WASHINGTON — The head of the leading Latino legal civil rights group called on President Donald Trump Monday to ignore a Sept. 5 deadline set by 10 attorneys generals to decide whether to end the Deferred Action for Childhood Arrivals, or DACA, program.
Thomas Saenz, president of the Mexican American Legal Defense and Organizational Fund, said Trump can tell Texas to “pound sand” regarding their threat to sue over the 2012 DACA program.
Because DACA has been in place five years, has been successful and has resulted in economic benefit for Texas, the attorneys general face a tough legal burden to get an immediate halt to the program, he said.
“The president has the authority to rescind (DACA) at any time. There is no reason for him to act before an arbitrary deadline,” Saenz said.
There is some expectation Trump will act soon to end DACA, affecting some 1 million people. The program has allowed about 800,000 young people who arrived or stayed illegally in the U.S. to remain in the country and work.
“If he caves into the deadline, it is, in my view, a tremendous concession of weakness,” Saenz said. “He’s supposedly a tough negotiator in business, foreign government, with Congress, but apparently with the state of Texas, he caves in. So this is the time for him to show his tough negotiating skills, to tell Texas to pound sand and then proceed to negotiate something that will protect group of immigrants worthy of protecting. He said that recently.”
The attorneys general sued the Obama administration last year over another deportation deferral and work permission program, known as DAPA, for parents of U.S. citizen and legal immigrant children. The suit also challenged an expansion of the 2012 DACA. The attorneys general want to convert the lawsuit into a challenge of the 2012 DACA program.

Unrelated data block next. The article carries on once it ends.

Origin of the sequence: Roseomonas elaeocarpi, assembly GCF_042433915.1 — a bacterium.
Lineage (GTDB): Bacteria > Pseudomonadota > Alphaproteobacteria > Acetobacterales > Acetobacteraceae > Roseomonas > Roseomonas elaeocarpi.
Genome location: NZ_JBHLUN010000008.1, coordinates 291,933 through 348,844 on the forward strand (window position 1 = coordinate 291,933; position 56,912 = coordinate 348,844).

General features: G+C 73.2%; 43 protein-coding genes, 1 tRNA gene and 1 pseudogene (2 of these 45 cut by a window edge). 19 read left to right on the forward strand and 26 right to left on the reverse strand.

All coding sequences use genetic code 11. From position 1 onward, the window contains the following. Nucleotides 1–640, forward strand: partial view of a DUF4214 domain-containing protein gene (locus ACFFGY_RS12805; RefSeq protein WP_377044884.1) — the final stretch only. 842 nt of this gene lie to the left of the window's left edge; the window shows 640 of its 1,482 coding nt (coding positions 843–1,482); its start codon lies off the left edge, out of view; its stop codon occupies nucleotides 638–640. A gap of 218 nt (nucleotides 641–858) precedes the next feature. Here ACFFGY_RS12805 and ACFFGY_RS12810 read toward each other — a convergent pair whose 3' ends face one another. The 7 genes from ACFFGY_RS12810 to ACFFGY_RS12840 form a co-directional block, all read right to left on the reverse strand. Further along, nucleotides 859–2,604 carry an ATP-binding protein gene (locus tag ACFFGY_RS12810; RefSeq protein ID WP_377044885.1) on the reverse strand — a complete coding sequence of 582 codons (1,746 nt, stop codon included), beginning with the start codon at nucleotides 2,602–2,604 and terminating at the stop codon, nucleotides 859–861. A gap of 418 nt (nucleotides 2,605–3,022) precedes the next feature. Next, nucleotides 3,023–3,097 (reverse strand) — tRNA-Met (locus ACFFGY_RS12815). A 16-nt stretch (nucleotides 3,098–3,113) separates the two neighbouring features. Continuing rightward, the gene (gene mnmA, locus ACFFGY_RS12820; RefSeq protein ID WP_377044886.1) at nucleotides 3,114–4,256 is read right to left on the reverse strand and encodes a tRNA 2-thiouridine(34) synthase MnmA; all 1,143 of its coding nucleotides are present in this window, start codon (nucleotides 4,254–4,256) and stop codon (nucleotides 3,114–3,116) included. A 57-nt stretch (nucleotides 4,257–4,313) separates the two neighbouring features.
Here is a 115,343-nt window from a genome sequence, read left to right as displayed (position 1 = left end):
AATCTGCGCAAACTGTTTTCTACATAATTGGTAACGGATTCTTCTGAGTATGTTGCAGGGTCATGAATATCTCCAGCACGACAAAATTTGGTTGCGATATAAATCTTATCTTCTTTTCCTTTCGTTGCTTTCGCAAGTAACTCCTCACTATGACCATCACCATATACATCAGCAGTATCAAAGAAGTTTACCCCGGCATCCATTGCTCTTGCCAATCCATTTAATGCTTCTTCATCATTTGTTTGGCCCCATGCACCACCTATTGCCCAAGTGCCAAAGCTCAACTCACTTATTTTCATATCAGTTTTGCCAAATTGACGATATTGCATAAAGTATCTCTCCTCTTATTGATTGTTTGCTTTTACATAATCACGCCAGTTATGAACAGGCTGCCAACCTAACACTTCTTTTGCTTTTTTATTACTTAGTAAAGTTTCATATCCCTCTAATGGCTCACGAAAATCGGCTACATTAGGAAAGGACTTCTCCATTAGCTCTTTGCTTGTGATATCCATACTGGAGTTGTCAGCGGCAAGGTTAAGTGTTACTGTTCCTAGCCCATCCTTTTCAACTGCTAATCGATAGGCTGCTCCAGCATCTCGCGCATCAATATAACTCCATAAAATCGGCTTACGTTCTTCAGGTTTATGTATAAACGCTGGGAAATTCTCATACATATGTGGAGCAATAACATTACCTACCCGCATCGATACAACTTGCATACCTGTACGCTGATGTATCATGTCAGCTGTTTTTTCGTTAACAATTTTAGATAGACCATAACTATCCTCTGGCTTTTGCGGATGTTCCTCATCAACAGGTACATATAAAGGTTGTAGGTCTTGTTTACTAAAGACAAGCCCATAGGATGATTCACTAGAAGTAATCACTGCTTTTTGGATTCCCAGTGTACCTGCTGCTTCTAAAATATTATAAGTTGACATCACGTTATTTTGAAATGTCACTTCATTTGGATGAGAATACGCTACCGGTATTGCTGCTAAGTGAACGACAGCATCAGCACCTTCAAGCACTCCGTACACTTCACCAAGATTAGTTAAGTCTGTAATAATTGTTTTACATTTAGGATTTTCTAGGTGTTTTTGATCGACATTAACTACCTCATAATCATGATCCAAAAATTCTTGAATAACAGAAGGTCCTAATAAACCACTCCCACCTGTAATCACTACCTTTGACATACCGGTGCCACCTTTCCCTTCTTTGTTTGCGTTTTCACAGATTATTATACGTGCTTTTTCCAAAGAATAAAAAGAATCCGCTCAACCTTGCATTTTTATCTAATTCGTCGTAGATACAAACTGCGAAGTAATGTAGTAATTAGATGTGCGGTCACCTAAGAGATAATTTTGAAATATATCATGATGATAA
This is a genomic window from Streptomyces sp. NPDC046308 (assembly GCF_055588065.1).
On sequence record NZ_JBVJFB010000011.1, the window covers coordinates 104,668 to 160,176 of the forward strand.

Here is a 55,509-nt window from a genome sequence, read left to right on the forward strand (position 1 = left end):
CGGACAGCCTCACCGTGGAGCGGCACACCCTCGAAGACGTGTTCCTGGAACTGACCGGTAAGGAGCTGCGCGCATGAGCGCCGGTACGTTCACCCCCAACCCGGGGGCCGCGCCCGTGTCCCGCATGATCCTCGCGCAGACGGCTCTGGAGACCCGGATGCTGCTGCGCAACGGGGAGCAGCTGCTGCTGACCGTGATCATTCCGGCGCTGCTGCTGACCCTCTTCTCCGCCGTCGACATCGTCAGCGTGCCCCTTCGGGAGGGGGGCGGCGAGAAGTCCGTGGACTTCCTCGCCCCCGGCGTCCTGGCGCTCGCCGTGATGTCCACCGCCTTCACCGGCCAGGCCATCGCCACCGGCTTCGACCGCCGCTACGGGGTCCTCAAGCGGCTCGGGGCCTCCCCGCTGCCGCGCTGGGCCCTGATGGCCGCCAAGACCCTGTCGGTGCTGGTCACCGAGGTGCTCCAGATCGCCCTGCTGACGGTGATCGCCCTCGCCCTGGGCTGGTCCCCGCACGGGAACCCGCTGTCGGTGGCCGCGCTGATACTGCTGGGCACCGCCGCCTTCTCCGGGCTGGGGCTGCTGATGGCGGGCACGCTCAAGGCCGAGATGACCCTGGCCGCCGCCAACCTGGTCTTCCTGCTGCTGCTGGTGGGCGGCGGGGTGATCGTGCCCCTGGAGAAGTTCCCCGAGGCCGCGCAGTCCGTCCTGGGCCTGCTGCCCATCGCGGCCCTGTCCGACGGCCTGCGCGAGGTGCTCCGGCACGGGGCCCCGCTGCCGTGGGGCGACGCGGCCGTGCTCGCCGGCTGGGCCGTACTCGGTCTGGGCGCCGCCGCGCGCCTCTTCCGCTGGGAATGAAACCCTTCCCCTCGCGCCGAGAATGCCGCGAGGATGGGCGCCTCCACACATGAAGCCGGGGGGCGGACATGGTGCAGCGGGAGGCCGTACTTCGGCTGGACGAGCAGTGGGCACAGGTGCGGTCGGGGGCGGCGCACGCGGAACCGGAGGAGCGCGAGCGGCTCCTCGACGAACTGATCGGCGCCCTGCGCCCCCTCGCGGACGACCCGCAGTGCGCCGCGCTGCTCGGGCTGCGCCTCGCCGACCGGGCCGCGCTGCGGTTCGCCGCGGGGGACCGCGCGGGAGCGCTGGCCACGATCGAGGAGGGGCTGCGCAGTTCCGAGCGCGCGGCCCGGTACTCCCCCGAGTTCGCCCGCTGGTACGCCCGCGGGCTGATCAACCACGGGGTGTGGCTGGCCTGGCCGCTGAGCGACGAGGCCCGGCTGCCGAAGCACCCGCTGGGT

But Saenz said to do so they have to show that Texas has suffered some injury from the program. They'll have to show that the costs of the DACA recipients to the state outweighed the benefits that resulted from allowing them to work and pay taxes, buy homes and other consumer goods.
"I think they’ve got a pretty tough tough road to go down if they want to establish standing for purposes of challenging DACA" in court, Saenz said.
Trump has previously expressed compassion for young people with DACA, but he has been pressured by the attorneys general and far right conservatives to phase out or rescind DACA.
Authorized by former President Barack Obama by executive action, the 2012 program has been dubbed unconstitutional by its opponents who are holding Trump to a campaign pledge to rescind all Obama’s executive actions.
California Attorney General Xavier Becerra, a Democrat, wrote a letter with 20 other attorneys general urging him to continue DACA. In a telephone news conference Monday, Becerra pointed to the collective efforts in Texas to respond to the flooding following Hurricane Harvey and to respond to the damage.
“We speak on this issue when so many Americans are going through such a tough time in Texas … I have no doubt among them will be families who have DACA recipients in them,” he said. “This is a time when we all come together … It makes no difference where you came from, what you look like, when a disaster strikes, Americans come together.”
Democratic Party Chairman Tom Perez recalled that he defended DACA while serving as assistant attorney general over the civil rights division in the Department of Justice. He said he has great confidence that DACA is on solid legal footing.
“Our party is going to fight tooth and nail to fight to protect this program,” he said.